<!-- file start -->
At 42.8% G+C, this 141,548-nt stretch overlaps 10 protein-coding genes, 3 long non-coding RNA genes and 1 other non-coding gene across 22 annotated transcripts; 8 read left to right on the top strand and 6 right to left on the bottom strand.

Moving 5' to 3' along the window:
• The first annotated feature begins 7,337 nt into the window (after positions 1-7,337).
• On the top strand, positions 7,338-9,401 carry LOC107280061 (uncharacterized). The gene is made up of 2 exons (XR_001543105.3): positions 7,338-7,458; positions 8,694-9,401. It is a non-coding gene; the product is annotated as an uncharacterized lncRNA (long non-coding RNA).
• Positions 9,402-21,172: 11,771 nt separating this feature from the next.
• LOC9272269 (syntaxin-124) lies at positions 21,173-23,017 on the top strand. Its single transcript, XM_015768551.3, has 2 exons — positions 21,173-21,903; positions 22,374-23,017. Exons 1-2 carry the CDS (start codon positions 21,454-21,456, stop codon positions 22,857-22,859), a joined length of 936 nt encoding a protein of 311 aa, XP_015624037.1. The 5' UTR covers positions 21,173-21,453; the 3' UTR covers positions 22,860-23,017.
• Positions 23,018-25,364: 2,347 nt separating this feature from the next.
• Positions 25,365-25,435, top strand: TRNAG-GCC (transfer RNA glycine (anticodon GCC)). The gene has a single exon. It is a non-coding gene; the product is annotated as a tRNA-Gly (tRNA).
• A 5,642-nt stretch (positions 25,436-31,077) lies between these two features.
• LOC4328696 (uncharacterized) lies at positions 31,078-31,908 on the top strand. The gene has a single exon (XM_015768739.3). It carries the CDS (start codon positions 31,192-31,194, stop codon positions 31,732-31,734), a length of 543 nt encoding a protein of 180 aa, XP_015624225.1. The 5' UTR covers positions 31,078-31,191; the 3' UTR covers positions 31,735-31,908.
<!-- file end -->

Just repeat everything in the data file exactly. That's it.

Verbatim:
At 42.8% G+C, this 141,548-nt stretch overlaps 10 protein-coding genes, 3 long non-coding RNA genes and 1 other non-coding gene across 22 annotated transcripts; 8 read left to right on the top strand and 6 right to left on the bottom strand.

Moving 5' to 3' along the window:
• The first annotated feature begins 7,337 nt into the window (after positions 1-7,337).
• On the top strand, positions 7,338-9,401 carry LOC107280061 (uncharacterized). The gene is made up of 2 exons (XR_001543105.3): positions 7,338-7,458; positions 8,694-9,401. It is a non-coding gene; the product is annotated as an uncharacterized lncRNA (long non-coding RNA).
• Positions 9,402-21,172: 11,771 nt separating this feature from the next.
• LOC9272269 (syntaxin-124) lies at positions 21,173-23,017 on the top strand. Its single transcript, XM_015768551.3, has 2 exons — positions 21,173-21,903; positions 22,374-23,017. Exons 1-2 carry the CDS (start codon positions 21,454-21,456, stop codon positions 22,857-22,859), a joined length of 936 nt encoding a protein of 311 aa, XP_015624037.1. The 5' UTR covers positions 21,173-21,453; the 3' UTR covers positions 22,860-23,017.
• Positions 23,018-25,364: 2,347 nt separating this feature from the next.
• Positions 25,365-25,435, top strand: TRNAG-GCC (transfer RNA glycine (anticodon GCC)). The gene has a single exon. It is a non-coding gene; the product is annotated as a tRNA-Gly (tRNA).
• A 5,642-nt stretch (positions 25,436-31,077) lies between these two features.
• LOC4328696 (uncharacterized) lies at positions 31,078-31,908 on the top strand. The gene has a single exon (XM_015768739.3). It carries the CDS (start codon positions 31,192-31,194, stop codon positions 31,732-31,734), a length of 543 nt encoding a protein of 180 aa, XP_015624225.1. The 5' UTR covers positions 31,078-31,191; the 3' UTR covers positions 31,735-31,908.